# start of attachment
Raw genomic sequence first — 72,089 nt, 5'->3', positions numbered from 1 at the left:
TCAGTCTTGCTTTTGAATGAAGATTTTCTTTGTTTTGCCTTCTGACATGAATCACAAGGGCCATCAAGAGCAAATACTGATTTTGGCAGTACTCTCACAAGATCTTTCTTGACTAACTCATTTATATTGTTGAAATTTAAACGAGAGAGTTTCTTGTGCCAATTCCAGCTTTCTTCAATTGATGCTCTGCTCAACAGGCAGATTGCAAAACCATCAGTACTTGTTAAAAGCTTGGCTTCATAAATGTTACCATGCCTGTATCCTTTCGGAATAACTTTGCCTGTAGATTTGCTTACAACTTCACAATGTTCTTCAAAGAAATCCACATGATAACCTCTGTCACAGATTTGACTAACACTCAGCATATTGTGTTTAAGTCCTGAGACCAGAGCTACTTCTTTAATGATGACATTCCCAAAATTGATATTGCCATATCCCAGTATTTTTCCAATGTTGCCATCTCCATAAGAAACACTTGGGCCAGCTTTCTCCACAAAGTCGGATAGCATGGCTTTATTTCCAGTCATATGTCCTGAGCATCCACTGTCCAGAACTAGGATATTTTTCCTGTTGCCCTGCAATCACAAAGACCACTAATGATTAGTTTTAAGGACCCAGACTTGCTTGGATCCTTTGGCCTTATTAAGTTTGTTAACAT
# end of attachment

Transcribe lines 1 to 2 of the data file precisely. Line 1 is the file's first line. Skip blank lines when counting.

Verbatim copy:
Raw genomic sequence first — 72,089 nt, 5'->3', positions numbered from 1 at the left:
TCAGTCTTGCTTTTGAATGAAGATTTTCTTTGTTTTGCCTTCTGACATGAATCACAAGGGCCATCAAGAGCAAATACTGATTTTGGCAGTACTCTCACAAGATCTTTCTTGACTAACTCATTTATATTGTTGAAATTTAAACGAGAGAGTTTCTTGTGCCAATTCCAGCTTTCTTCAATTGATGCTCTGCTCAACAGGCAGATTGCAAAACCATCAGTACTTGTTAAAAGCTTGGCTTCATAAATGTTACCATGCCTGTATCCTTTCGGAATAACTTTGCCTGTAGATTTGCTTACAACTTCACAATGTTCTTCAAAGAAATCCACATGATAACCTCTGTCACAGATTTGACTAACACTCAGCATATTGTGTTTAAGTCCTGAGACCAGAGCTACTTCTTTAATGATGACATTCCCAAAATTGATATTGCCATATCCCAGTATTTTTCCAATGTTGCCATCTCCATAAGAAACACTTGGGCCAGCTTTCTCCACAAAGTCGGATAGCATGGCTTTATTTCCAGTCATATGTCCTGAGCATCCACTGTCCAGAACTAGGATATTTTTCCTGTTGCCCTGCAATCACAAAGACCACTAATGATTAGTTTTAAGGACCCAGACTTGCTTGGATCCTTTGGCCTTATTAAGTTTGTTAACAT